Lessons from Patience

For most of my life, horses have played little if any role, so my first experiences with my friend Vera’s 12-year-old gelding, Patience, were a bit intimidating. Patience, you see, was half-Percheron, and he was big. He’d also once been a wild mustang—something that raised thoughts of bucking broncos and undomesticated beasts with a penchant for kicking through walls.

Actually, he was quite gentle—a relief, since he weighed in at a lean 1,300 pounds. Vera acquired him through the federal government’s adopt-a-horse program, training him herself and choosing his name because, she declared, “that horse is going to teach me patience.” 

It was a lesson that came to include me one Fourth of July weekend when the three of us—Vera, Patience, and myself—attempted a 50-mile packing trip.

Like all really good camping disasters, it started out with a fine idea. Vera loves to hike, but isn’t so keen about carrying a backpack, especially since we’re both photographers and have been known to march off into the wilderness with multiple lenses, tripods, and camera bodies, plus enough film to keep Kodak in business for a month.

The plan was for Patience to carry the weight while we walked unencumbered. At first, I had dreams of 20-mile days, but as the trip took shape, it settled into something more reasonable in Oregon’s Three Sisters Wilderness, a wonderland of lava flows and cinder cones beneath a trio of 10,000-foot volcanoes.

But rigging a packsaddle, I discovered, is more complex than loading a backpack. For starters, I never plan on trying to ram my backpack into anything, so I don’t have to be overly cautious about padding fragile equipment. A horse has no such scruples. We had to think about the fact that half ton of muscle might attempt to squeeze the panniers between trees that aren’t quite far enough apart.

Then, there was the issue of lashing it all down, using a knot called a “One-Person (Two is Better) Diamond Hitch,” based on a drawing that looked more like a bowl of spaghetti than anything I would intentionally do with a rope.

Our first attempt, done at Vera’s stable while various onlookers unhelpfully kibitzed, took an hour. The resulting shape was at best a diamond in the rough, and the whole process was an exercise in such conversations as: “We need to take up some slack,” “No, not that rope, the other one!” “Who’s ‘left’ side? Yours, mine, or his?”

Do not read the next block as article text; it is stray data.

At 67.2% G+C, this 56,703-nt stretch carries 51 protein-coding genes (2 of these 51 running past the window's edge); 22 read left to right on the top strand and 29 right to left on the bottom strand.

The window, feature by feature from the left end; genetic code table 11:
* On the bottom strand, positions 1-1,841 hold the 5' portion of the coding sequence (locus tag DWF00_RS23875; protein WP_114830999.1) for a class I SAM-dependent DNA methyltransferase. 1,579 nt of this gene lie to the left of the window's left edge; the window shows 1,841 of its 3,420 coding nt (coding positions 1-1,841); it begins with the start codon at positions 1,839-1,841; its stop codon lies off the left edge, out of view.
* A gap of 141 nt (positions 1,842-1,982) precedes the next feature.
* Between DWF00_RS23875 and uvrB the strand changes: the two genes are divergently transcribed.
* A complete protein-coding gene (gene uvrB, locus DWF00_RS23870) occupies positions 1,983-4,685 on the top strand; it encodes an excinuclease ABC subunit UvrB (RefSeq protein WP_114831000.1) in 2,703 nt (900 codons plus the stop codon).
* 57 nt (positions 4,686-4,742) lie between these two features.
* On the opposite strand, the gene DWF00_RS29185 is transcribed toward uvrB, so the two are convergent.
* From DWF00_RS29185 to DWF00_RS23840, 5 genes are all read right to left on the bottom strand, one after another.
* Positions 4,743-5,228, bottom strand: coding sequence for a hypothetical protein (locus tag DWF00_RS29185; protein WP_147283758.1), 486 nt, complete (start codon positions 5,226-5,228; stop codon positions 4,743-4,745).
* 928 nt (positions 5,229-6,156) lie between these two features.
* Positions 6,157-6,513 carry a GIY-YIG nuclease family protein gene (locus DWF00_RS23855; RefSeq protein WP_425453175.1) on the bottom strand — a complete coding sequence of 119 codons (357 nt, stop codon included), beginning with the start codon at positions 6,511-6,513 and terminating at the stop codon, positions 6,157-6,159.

The horse lived up to his name. We didn’t.

Re-tying the One-Person (Two Is Better) Diamond Hitch at the trailhead was a repeat of the first experience, compounded by a fearsome cloud of mosquitoes that seemed immune to bug repellent, even when we practically drowned them in it. Their favorite landing spot was Patience’s belly, where he couldn’t reach them with his tail. They carpeted it so densely that like airplanes circling a major airport they had to wait their turns to find open landing spots. Patience was stoical. Vera and I did a little dance, and again yanked on the wrong pieces of rope.

Above treeline, mosquitoes were no problem but we began to run into snow. Vera and I could walk over the top of it, but Patience randomly plunged through. On one occasion, we watched with our hearts in our throats as he sank belly deep into a snowfield we knew was underlain by jagged, volcanic rocks.

We’d planned to camp by a creek where we hoped to find forage for Patience. But we ran out of daylight in a lava field, two miles shy of our goal.

We spent the night practically in the middle of the trail, surrounded by sharp, angular rocks, without a sprig of vegetation except a scattering of weather-beaten pines. It was cold and breezy, and the air was damp with the threat of rain. 

Vera and I could huddle out of the wind in the lee of a big rock. Patience couldn’t. Vera and I could light a stove and cook dinner. Patience had nothing to eat but a limited supply of grain. Vera and I could pitch a tent and stretch out in our sleeping bags in semi-comfort. Patience spent the night tethered in the middle of the trail.

Vera suffered on behalf of her horse. I suffered on behalf of Vera. Every time Patience moved, Vera woke up, wondering if anything was amiss. It was a long night.

The next morning, it was time to reassess. We decided there was no choice but to hike out and try again some other month, when the snow would be long gone.

“Well,” said Vera, a few hours later, as we drove out of the mountains in a pouring rain, “that was a learning experience.”

I thought of diamond hitches and horseshoes, mosquitoes and snowfields. Patience, I thought. Patience.